Before I begin, let’s be REAL positive and assume that oil is not the major factor behind the US Iraq campaign. Let’s also dismiss the charges that Bush had a personal agenda to finish what Daddy started and “get” Saddam. Let’s disengage from the very concept of spin and indulge ourselves with the idea that America’s mission in Iraq really was, and is, a noble one - to bring democracy to the Middle East.
[Applause FX] Thank you ladies and gentlemen, thank you. Ahem …
I must declare from the outset that I am not an America-phobe. It is tediously fashionable to heap scorn on America - mandatory, in fact, for any leftie from the standard mould. I distance myself from these irritating ideological clones, though my politics lean left. And now to business …
While their motives may have been admirable, the American Government embarked on a Quixotic campaign to bring democracy to the Middle East without the slightest inkling, it seems, that the values they esteem as “right” with absolutist conviction may not always travel well.
In their crusading zeal, they seem unable to even contemplate the possibility that democracy is not necessarily the best system for all societies in all stages of development. Or that Iraqis who do not embrace democracy as a precious gift from America can be other than misguided rabble or evil enemies in the war against terror.
Frankly, were I not securely sheltered in my status as a very small poppy indeed - beneath the radar, as it were - I would feel isolated and apprehensive in outing this possibility. Why do I use the term “outing”? Because while a few brave commentators have expressed doubt about the portability of democracy as a system of government, none, to my knowledge, have gone a step further and challenged its very validity in some national contexts. To do so amounts to heresy in the “free-thinking” West and risks howling accusations of facism, or support thereof.
If I am to own up to heresy, I might as well make a full confession that at least cuts off the fascist charge at the pass. In my 60s counter-culture-influenced youth, I held a romantic torch for communism - not the Soviet totalitarian version, but a simplistic cartoonish brand of self-customised Marxism. I will spare myself the embarrassment of divulging further details. In any case, subsequent visits to communist East Berlin and Hungary (also part of the Eastern Bloc at the time) cured me of my folly.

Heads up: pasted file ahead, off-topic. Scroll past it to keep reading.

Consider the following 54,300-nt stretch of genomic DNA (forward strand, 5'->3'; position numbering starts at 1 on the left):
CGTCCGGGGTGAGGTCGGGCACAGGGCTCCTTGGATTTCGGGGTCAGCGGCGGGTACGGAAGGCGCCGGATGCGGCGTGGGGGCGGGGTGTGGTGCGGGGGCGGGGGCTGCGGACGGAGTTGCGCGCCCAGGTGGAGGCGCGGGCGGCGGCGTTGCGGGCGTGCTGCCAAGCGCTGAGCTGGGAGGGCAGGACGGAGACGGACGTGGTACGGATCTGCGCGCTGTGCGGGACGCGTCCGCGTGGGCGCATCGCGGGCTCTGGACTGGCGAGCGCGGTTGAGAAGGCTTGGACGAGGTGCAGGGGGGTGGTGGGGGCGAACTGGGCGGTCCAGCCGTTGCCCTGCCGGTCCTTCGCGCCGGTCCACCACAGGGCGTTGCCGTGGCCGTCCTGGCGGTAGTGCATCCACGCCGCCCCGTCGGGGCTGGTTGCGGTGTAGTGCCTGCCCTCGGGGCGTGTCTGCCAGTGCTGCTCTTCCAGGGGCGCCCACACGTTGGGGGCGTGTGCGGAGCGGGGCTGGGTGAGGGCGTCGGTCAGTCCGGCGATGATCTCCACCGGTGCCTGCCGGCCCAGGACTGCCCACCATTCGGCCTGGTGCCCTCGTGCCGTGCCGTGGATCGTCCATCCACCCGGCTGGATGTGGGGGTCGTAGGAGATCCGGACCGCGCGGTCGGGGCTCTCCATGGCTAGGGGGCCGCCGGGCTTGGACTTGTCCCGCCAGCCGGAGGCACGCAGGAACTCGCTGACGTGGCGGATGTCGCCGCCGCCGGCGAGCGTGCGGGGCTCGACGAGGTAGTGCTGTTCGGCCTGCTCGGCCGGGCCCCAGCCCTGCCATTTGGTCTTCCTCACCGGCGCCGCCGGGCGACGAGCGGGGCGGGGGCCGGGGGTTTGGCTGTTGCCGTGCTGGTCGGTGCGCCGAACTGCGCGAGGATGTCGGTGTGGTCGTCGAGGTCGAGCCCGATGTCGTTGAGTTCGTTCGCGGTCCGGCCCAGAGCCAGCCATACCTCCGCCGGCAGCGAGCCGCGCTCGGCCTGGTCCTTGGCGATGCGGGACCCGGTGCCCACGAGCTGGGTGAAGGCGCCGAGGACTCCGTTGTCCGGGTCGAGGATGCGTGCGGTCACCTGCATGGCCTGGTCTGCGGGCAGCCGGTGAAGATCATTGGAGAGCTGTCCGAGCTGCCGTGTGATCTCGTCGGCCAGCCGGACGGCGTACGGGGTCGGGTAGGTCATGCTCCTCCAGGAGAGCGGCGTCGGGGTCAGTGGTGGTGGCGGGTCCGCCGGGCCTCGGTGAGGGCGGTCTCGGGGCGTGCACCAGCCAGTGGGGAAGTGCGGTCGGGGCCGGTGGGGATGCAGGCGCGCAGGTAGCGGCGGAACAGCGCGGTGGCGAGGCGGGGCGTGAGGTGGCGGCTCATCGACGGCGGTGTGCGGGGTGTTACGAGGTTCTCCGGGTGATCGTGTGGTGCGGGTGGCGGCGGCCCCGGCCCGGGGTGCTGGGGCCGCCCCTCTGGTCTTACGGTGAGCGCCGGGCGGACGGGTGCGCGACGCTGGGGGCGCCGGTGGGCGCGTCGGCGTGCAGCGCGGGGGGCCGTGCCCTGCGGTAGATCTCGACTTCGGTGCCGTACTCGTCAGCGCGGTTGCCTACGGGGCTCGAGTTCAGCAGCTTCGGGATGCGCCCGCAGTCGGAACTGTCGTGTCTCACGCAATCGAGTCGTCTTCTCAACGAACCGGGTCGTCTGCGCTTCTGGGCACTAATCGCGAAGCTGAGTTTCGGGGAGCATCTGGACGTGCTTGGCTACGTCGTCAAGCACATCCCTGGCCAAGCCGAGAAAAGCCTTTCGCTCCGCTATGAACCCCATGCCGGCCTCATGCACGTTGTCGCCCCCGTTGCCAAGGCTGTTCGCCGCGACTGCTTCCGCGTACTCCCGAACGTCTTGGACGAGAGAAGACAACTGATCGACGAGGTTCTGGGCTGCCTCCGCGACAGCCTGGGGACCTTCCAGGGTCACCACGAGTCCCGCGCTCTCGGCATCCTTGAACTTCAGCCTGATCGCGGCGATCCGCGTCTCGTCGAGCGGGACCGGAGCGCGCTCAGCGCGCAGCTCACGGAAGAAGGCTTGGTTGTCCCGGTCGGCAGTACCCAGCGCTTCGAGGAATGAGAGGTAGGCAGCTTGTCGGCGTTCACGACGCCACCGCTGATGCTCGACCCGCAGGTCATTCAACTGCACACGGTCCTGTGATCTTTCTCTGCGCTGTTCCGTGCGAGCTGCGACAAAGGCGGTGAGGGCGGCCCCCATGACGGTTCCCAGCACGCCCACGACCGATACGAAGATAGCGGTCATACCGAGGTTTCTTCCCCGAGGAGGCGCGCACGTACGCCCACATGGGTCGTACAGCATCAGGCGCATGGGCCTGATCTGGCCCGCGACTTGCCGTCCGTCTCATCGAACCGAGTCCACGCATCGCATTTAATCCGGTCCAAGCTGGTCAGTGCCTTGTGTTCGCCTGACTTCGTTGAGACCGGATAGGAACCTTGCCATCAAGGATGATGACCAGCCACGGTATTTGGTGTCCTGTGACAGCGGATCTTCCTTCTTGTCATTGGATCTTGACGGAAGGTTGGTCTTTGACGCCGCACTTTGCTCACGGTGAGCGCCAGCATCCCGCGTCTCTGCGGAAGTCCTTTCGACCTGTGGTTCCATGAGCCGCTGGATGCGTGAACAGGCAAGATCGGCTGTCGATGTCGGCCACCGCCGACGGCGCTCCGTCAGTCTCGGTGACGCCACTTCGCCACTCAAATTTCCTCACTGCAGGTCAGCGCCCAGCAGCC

Yet, I have a German friend who expresses great nostalgia for the sense of community he enjoyed growing up in Dresden under communism. Further, he claims that many other former East Germans are disillusioned with the reality of their deliverance from Marxist evil. These are people who have lived under both systems, and their views - doubtless astonishing to most Westerners, including me - cannot and should not be dismissed. To do so without investigating their reasoning and seeking an understanding of their attitude and related formative experiences would be blinkered and arrogant.
America-centricity does not even admit the need for investigating or understanding other national and cultural perspectives - and the obvious insularity that blinkers Bush may well be a national phenomenon.
When the Americans crashed their way into Iraq the plan was to excise the malignant cancer of the Saddam dictatorship as quickly and painlessly as possible, and to see the patient through a speedy rehabilitation. The gratitude of the Iraqi people was assumed. The liberators would leave as heroic benefactors, detracting from the credibility of al-Qaida and others who had painted them as monsters. Iraq in new blooming health would be the sudden envy of other Arab nations, a shining model that would pave the way for the spread of democracy throughout the Middle East.
This fairy tale is an expression of America-centricity, built on the conviction that democracy and American values are the way, the truth and the light, and that fighting the good fight in Iraq would prove it. Scratch an Arab, and an American complete with democratic values would be revealed beneath.
The reality as I see it is unpalatable, but here it is.
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